Opinion: Until better defenses are available against phone hackers and voice spam, hang up.
So you think your buying a VOIP telephone system for your company was really smart? You certainly have reason to: Your users love the tight integration between the phone system, their e-mail, and other PC features. And the chief financial officer loves the "deal" you got on long-distance rates. Everyone agrees: Youre a hero.
Not so fastand, probably, not for long.
How do you think people are going to feel about your VOIP (voice over IP) system when they arrive one morning to find their voice mail boxes completely filled with voice spam? When they read about hackers listening in on whats being said in peoples offices, even though the phone is still on the hook?
VOIP has been around for a few years and, so far, seems to have been pretty secure. But thats only because the bad guys have yet to turn it into a major target. When they do, life promises to be very different. And not in a good way.
Last week, I moderated another of our eSeminars,
this one an eye-opening discussion of VOIP security issues. I say "issues" because there werent too many solutions to discuss.
The panel included Wayne Rash, who writes much of our VOIP security coverage; Andrew Graydon, of the VOIP Security Alliance,
a trade group; and Tom Leh, of VOIP Inc.
Click here to read more about VOIP security threats.
If youve got an hour, you can watch and listen to a replay of the presentations. I walked away from the event convinced there shouldnt be any more VOIP installations until we have a better idea of how to protect them.
VOIP takes all the security problems associated with PCs and all the security problems associated with the Internet, and throws in a bunch of new telephony hardware, new protocols, and different user behavior and expectations. The possibilities for voice spamming, called SPIT, for SPam over Internet Telephony, ought to give every network administrator pause.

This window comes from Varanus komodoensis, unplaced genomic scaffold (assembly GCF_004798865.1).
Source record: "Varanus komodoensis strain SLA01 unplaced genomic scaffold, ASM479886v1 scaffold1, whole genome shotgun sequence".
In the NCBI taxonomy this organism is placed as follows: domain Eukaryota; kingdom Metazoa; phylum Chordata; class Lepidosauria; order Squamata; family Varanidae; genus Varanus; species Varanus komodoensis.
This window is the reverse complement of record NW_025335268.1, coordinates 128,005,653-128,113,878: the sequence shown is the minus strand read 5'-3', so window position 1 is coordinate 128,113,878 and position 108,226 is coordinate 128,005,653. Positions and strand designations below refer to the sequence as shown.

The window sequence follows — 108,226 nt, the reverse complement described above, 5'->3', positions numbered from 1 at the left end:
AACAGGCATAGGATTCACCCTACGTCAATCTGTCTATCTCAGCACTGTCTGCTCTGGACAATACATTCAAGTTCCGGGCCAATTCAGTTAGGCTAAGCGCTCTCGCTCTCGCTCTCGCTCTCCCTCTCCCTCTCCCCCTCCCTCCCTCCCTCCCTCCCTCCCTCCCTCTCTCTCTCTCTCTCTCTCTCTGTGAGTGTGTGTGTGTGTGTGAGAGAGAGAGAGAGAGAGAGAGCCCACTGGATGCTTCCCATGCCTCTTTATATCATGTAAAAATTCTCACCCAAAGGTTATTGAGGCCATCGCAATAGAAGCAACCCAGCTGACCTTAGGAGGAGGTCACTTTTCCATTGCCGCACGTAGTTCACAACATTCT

Read more here about the potential for SPIT, or voice spamming.
Then comes eavesdropping, both of phone calls and room conversations, and a whole new set of opportunities for what used to be called phone phreaking.
We really dont know whats possible for the VOIP hacker, but we do know that the hobby hacker has been replaced by the criminal hacker. On things certain: This time phone phreaking wont be a fairly harmless bunch of kids blowing Capn Crunch whistles to get free long-distance calls.
Most people dont realize how secure our telephone network has been. Sure, you get spam phone calls, despite the "no-call" list.
But, on the whole, your hardwired telephone is quite secure, especially the one in your home. Getting at your conversations generally requires a physical tap on your line. Modern cordless telephones can be hacked, but you still have to be close enough to pick up the radio signals.
With IP telephony, an intrusion can be launched from almost anywhere. And even if the VOIP system is well-protected, each PC with a "soft phone" application installed provides a potential door for a hacker to exploit.
On basic principles, I am not wild about running our nations critical telecom infrastructure entirely over the Internet. Or even mostly. There is too much at stake and the network is too insecure and perhaps too brittle for the job.
Despite my grave misgivings, however, VOIP is here to stay. But until we have seen what the hackers can do, Ill keep VOIP away from my network and I recommend you do the same.
Check out eWEEK.coms for the latest news, views and analysis on voice over IP and telephony.